I fear chain restaurants. Not because of bad food or service, but because they aren’t the right thing for the community. Most of the money generated at chain restaurants leaves the city in the next morning’s deposit. So I rarely darken their doorways. But Kona Grill, who has over 20 locations throughout the country and is publicly traded on NASDAQ, proved too interesting to resist. So I’ll make up for the non-indie sin this weekend (starting tonight, when I hit Osteria Natalina). (For more info about how chains affect Tampa, check out the Tampa Independent Business Alliance)
Decor is pretty much what you’d expect — a well-paid designer worked hard to get that “urban”, “hip” yet “casual” look. It’s warm, inviting and, well, typical. You could be walking into Capital Grille, The Palm or… insert chain restaurant name here.
Wine list is fine, but not pushing the envelope. A few atypical selections to explore: Trevor Jones Virgin Chardonnay, 337 Cabernet (reviewed here), a 375-ml bottle of New Mexico’s Gruet sparkling wine, and Broquel Malbec.
But the food is pretty off the charts. Consistency is king at chains, since people frequent them to experience familiar flavors. When I lived in Geneva, Switzerland, I agonized when I saw the throngs of (mostly) Americans chowing on Big Macs while next door, a fantastic, authentically prepared meal desperately awaited love. That’s when I learned that, for whatever reason, people crave familiarity. And I was a freak.
Perhaps Kona Grill hasn’t developed that following yet, since it was far from packed on a Tuesday night. Could be due to the upteen high-end chain restaurants within a two mile radius. (Can anyone explain why chains always cluster? Do they share the same location planner or something?)
The Miso Sake Sea Bass ($23.25) blew me away. Other restaurants have this on their menu, and they do a decent job, but not this well. I feared asking where the fish was sourced from, since some regions have practically killed off the species. I didn’t ask — sea bass is so light, airy and oily delicious, guilt lost the fight. Hey, I buy grass fed beef, so maybe that makes up for it? Kona Grill marinates the fish for 72 hours (really? really?) and then pan sears it. They serve it plain… no sauce, no fuss. Trust me, it doesn’t need it. Not even a piece of parsley. That might effect the perfectness of the dish.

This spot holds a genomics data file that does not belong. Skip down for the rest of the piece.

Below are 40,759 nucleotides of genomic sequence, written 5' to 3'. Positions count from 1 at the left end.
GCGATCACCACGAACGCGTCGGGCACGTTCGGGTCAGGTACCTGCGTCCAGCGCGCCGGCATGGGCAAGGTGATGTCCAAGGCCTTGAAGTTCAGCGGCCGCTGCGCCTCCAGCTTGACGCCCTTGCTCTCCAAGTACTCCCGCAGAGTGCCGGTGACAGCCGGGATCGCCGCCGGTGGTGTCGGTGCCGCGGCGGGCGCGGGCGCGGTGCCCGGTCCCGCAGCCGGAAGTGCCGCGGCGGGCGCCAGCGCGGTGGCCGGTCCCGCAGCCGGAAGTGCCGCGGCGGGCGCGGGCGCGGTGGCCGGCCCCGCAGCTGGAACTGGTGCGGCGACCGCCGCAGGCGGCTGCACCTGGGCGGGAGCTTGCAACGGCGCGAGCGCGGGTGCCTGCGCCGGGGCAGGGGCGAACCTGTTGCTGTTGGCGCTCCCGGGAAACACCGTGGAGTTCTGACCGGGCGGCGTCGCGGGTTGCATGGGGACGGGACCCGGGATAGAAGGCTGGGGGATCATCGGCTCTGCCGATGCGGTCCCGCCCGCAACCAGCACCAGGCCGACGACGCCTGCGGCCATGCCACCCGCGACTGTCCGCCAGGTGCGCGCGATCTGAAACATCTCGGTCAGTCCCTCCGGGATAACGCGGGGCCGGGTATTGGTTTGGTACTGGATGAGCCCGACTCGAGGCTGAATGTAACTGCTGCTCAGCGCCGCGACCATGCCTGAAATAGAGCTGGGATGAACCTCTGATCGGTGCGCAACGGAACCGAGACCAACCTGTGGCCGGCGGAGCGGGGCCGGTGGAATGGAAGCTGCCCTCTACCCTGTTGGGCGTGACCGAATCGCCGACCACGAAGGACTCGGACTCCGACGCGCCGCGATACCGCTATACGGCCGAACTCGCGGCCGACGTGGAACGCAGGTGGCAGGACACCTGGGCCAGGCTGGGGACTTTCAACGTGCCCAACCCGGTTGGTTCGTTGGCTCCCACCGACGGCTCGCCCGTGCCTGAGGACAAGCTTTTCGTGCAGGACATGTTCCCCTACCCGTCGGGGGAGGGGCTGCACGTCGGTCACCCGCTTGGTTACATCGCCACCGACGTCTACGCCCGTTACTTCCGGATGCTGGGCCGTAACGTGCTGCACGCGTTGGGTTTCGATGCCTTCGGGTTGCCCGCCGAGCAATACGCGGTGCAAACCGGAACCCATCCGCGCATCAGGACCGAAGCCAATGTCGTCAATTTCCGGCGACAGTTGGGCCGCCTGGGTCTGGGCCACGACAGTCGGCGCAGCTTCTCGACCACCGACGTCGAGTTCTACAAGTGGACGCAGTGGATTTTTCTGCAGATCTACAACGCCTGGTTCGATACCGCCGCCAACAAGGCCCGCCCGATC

Other highlights: Husband chose the Big Island Meatloaf ($17.25), made more exciting with the addition of andouille and Italian sausage and a dollop of shoyu cream sauce (shoyu is a high end soy sauce). Pretty tasty. And the Turkey Burger ($11) — normally a dry, tasteless mess — was moist, flavorful and made me reconsider using turkey meat again.
Dessert: Skip dessert, at least the ones we tried: Apple Crisp and Passionfruit Creme Brulée. The crisp didn’t taste bad, except most bites were dominated by the caramel and crisp… where’s the apple? Creme brulée — and full disclosure, I used to be a pasty chef and mine completely rocks — wasn’t served warm and the consistency should be a little more firm, IMHO. Pasionfruit flavor was spot on though.
If you’re going for drinks and apps, try the Pot Stickers and the Avocado Egg Roll with the interesting cilantro-honey dipping sauce.
So I’d go back again… if I build up my independent restaurant karma first.
4134 West Boy Scout Blvd (across from International Plaza)